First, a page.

Public and International Affairs

  • Four Princeton professors elected to National Academy of Sciences

    Wednesday, Apr 29, 2020
    by Princeton University

    Princeton professors Anne Case, Jennifer Rexford, Suzanne Staggs and Elke Weber have been named members of the National Academy of Sciences in recognition of their distinguished and continuing achievements in original research.

    They are among 146 scientists, scholars and engineers elected this year in recognition of their contributions to their respective fields.

  • Twelve Princeton faculty elected to American Academy of Arts and Sciences

    Friday, Apr 24, 2020
    by The Office of Communications

    Princeton faculty members Rubén Gallo, M. Zahid Hasan, Amaney Jamal, Ruby Lee, Margaret Martonosi, Tom Muir, Eve Ostriker, Alexander Smits, Leeat Yariv, James Stone and Muhammad Qasim Zaman have been named members of the American Academy of Arts and Sciences. Visiting faculty member Alondra Nelson also was elected to the academy. 

    They are among 276 scholars, scientists, artists and leaders in the public, nonprofit and private sectors elected this year in recognition of their contributions to their respective fields.

  • ‘We Roar’: Cecilia Rouse considers pandemic policy amid an economic pause

    Friday, Apr 24, 2020
    by The Office of Communications

    The economic crisis being faced by the nation — whether it’s officially called a recession or becomes a depression — will ultimately depend on the speed, efficacy and efficiency with which the federal government can provide aid and support while therapeutics and a vaccine are being developed, said Cecilia Rouse, dean of the Woodrow Wilson School of Public and International Affairs on the

  • To combat COVID-19, behavioral pitfalls must be addressed

    Friday, Apr 24, 2020
    by B. Rose Huber, Woodrow Wilson School of Public and International Affairs

    During any crisis, timely, and sometimes life-altering, decisions must be made, requiring an extreme amount of sound judgment under uncertainty. The COVID-19 pandemic is no different.

  • Princeton Research on Covid-19 Misinformation Fuels Partnership with Microsoft Research

    Wednesday, Apr 22, 2020

    'Open Facebook or Twitter on any given day during the Covid-19 global pandemic, and it takes just moments before a questionable claim about the coronavirus appears — 5G technology causes people to succumb to the virus; inhaling steam will cure it; the virus is a bioweapon gone wrong. From the origins of the virus or potential treatments to what the U.S. federal government is or is not doing in response, misinformation abounds.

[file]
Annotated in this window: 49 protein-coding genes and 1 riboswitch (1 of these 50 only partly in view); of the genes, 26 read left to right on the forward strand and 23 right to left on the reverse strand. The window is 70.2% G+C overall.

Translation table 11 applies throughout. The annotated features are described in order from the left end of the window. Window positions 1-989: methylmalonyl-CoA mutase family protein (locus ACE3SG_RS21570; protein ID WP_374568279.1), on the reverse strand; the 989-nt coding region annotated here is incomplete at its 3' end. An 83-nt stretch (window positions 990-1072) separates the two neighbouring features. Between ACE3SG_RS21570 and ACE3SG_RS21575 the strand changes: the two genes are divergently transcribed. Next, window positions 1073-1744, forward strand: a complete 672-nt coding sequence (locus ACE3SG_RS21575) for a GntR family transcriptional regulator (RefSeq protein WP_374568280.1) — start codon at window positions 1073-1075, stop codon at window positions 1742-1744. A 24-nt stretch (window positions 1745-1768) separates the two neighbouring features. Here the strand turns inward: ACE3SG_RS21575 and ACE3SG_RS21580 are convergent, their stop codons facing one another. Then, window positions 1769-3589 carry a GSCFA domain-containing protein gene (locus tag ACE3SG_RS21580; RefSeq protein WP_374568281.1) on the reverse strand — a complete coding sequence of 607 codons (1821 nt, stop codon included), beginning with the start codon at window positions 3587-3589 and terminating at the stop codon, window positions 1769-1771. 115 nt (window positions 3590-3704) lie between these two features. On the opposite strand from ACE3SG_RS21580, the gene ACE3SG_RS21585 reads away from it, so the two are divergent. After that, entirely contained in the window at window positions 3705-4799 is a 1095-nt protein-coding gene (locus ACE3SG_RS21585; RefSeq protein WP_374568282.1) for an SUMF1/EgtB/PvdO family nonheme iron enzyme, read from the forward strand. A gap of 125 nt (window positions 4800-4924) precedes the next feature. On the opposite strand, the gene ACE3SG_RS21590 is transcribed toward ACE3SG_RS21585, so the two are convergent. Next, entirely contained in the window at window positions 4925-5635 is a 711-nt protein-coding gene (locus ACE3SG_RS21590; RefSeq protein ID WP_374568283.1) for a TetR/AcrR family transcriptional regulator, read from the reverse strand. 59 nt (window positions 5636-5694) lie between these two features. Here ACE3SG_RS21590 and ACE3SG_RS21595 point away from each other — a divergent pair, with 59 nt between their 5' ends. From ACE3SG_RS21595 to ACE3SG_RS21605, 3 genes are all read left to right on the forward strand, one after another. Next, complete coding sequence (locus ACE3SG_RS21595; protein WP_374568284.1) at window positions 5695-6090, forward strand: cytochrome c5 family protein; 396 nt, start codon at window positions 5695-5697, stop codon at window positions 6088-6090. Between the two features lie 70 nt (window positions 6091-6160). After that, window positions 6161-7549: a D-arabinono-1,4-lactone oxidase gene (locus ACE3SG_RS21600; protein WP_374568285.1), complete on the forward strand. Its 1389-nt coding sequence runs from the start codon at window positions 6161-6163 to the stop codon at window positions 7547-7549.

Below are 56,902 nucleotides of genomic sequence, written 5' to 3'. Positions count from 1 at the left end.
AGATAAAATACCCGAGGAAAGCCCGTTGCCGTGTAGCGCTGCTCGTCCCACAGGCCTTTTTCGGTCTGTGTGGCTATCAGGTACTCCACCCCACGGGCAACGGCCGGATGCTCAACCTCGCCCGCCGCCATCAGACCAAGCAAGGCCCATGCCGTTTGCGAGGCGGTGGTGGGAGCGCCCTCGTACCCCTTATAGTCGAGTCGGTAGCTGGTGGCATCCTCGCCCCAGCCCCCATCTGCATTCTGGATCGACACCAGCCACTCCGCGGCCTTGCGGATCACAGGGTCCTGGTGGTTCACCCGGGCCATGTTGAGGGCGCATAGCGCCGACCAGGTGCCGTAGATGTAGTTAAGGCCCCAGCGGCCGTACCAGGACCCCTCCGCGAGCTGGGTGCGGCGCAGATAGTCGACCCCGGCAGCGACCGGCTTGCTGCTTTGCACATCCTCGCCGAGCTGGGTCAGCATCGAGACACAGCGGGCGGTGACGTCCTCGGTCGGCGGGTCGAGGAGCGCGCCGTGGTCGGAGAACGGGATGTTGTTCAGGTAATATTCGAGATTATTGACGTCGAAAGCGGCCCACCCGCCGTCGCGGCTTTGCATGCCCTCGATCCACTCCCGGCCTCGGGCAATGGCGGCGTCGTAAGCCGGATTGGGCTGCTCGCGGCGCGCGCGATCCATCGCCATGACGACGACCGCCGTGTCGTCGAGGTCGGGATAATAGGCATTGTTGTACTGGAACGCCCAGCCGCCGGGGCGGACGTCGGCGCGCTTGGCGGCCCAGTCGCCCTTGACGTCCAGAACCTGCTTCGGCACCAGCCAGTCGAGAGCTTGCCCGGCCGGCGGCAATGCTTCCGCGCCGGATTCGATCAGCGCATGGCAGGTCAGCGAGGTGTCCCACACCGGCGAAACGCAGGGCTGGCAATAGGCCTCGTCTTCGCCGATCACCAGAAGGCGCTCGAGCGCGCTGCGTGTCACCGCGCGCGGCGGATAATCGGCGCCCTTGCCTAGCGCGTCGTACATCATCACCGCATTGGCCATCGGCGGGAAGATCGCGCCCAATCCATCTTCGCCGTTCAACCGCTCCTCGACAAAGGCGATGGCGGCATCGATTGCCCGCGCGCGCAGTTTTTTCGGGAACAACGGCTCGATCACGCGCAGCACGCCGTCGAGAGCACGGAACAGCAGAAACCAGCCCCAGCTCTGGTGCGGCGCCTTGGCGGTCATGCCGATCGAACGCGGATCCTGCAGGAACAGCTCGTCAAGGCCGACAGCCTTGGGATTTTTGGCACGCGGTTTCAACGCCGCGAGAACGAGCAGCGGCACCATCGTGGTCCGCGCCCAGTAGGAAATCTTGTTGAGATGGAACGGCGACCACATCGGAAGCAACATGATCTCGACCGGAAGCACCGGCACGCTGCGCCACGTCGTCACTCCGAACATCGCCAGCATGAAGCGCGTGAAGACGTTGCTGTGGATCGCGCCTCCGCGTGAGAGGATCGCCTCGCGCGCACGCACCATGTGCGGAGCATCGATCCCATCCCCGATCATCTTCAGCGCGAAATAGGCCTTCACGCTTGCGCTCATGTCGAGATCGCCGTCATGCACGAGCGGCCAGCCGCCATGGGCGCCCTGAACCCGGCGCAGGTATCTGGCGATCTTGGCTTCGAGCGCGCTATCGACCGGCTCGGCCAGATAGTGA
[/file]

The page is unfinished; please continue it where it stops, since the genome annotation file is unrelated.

• Let's talk about: COVID-19 Series with Faculty & Community Partners

    Tuesday, Apr 21, 2020

    "Let's Talk About..." is a series of virtual conversations and podcast interviews with Princeton University faculty and community partners about the intersections between their work and COVID-19.

    Produced by the PACE Center for Civic Engagement, the series includes a conversation on health care and health policy with Heather Howard, former New Jersey State Health Commissioner and current lecturer at the Woodrow Wilson School.

  • WWS Reacts: How Developing Countries Might Grapple with Covid-19

    Monday, Apr 20, 2020

    Covid-19 is present in rich and poorer countries alike, but the looming crisis in developing countries — where dense, vulnerable populations make social distancing nearly impossible and access to clean water and health care resources are often scarce — is far more dire, threatening unprecedented mortality rates, economic devastation, and increased inequality.

  • Princeton awards over half-a-million dollars in funding for rapid, novel and actionable COVID-19 research projects

    Friday, Apr 10, 2020
    by Catherine Zandonella, Office of the Dean for Research

    With the aim of accelerating solutions to the challenges of the COVID-19 pandemic, Princeton has awarded University funding for seven new faculty-led research initiatives with strong potential for impact.

    The funding enables faculty and their teams to address crucial questions in biomedical, health-related and fundamental science, as well as policy, social and economic topics. Projects will receive funding of up to $100,000.

  • NSF RAPID grant awarded for study of how anxiety affects the spread of COVID-19 information

    Thursday, Apr 2, 2020
    by Catherine Zandonella, Office of the Dean for Research

    Princeton researchers have been awarded a National Science Foundation RAPID grant to study how anxiety about COVID-19 influences how we learn and share information about the pandemic.

    The NSF's Rapid Response Research (RAPID) program funds proposals that require quick-response research on disasters and unanticipated events.

    What the researchers find could help inform the design of campaigns to enhance communication of accurate information and decrease misinformation during times of crisis.


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